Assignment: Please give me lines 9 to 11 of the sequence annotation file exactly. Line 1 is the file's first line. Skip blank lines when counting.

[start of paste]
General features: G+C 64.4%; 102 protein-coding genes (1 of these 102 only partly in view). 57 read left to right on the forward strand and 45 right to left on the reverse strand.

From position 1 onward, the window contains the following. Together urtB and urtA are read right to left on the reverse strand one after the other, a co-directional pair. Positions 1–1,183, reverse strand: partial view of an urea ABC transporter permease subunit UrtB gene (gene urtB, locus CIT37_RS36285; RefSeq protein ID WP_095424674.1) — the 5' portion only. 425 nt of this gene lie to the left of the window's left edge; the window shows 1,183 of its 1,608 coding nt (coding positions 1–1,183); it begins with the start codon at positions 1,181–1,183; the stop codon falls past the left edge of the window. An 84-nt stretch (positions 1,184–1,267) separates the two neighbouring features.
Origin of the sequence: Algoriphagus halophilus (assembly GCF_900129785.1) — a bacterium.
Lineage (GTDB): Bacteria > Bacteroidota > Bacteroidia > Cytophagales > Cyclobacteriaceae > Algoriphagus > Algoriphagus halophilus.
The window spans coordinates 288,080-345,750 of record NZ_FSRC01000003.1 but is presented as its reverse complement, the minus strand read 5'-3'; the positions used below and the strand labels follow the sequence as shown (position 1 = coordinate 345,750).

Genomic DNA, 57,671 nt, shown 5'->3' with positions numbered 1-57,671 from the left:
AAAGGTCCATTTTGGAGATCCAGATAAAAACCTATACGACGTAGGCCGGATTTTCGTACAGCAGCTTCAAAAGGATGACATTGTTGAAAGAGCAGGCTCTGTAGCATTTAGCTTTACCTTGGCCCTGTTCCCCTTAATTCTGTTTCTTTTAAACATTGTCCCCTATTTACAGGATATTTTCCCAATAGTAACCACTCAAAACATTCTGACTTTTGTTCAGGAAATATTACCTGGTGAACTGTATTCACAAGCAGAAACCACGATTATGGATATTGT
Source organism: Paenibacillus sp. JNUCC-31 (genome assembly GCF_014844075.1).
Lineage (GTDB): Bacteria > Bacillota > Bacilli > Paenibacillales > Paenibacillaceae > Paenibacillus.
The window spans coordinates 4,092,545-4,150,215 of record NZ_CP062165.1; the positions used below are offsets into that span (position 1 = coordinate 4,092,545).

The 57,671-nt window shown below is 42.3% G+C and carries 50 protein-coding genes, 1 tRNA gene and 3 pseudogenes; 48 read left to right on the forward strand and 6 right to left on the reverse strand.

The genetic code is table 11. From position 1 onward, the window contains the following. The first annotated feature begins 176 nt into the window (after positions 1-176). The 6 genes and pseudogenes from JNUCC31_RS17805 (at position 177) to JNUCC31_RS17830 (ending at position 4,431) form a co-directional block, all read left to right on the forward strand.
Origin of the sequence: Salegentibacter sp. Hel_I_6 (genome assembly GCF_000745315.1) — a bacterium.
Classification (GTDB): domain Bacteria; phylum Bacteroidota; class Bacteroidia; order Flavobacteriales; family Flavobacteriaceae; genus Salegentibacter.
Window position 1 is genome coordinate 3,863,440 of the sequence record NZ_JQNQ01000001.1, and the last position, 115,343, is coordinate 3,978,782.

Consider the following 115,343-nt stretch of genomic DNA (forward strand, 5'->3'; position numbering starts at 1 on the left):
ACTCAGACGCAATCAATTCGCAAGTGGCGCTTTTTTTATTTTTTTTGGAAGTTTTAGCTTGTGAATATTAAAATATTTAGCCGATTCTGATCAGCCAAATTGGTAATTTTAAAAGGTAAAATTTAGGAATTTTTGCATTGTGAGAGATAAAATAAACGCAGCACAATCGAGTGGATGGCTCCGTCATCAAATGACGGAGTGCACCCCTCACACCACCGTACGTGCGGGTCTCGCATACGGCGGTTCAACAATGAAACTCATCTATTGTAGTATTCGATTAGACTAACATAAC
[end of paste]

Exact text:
Lineage (GTDB): Bacteria > Bacillota > Bacilli > Paenibacillales > Paenibacillaceae > Paenibacillus.
The window spans coordinates 4,092,545-4,150,215 of record NZ_CP062165.1; the positions used below are offsets into that span (position 1 = coordinate 4,092,545).

The 57,671-nt window shown below is 42.3% G+C and carries 50 protein-coding genes, 1 tRNA gene and 3 pseudogenes; 48 read left to right on the forward strand and 6 right to left on the reverse strand.